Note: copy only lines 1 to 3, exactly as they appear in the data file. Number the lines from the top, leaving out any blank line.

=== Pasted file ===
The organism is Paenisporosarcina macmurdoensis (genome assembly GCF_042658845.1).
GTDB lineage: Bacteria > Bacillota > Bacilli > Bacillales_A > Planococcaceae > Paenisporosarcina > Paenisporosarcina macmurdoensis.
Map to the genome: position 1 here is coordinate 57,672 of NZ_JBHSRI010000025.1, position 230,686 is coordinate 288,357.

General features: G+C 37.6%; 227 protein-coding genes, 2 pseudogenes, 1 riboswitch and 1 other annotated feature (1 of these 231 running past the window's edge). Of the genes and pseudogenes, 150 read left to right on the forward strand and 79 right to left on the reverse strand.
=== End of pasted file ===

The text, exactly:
The organism is Paenisporosarcina macmurdoensis (genome assembly GCF_042658845.1).
GTDB lineage: Bacteria > Bacillota > Bacilli > Bacillales_A > Planococcaceae > Paenisporosarcina > Paenisporosarcina macmurdoensis.
Map to the genome: position 1 here is coordinate 57,672 of NZ_JBHSRI010000025.1, position 230,686 is coordinate 288,357.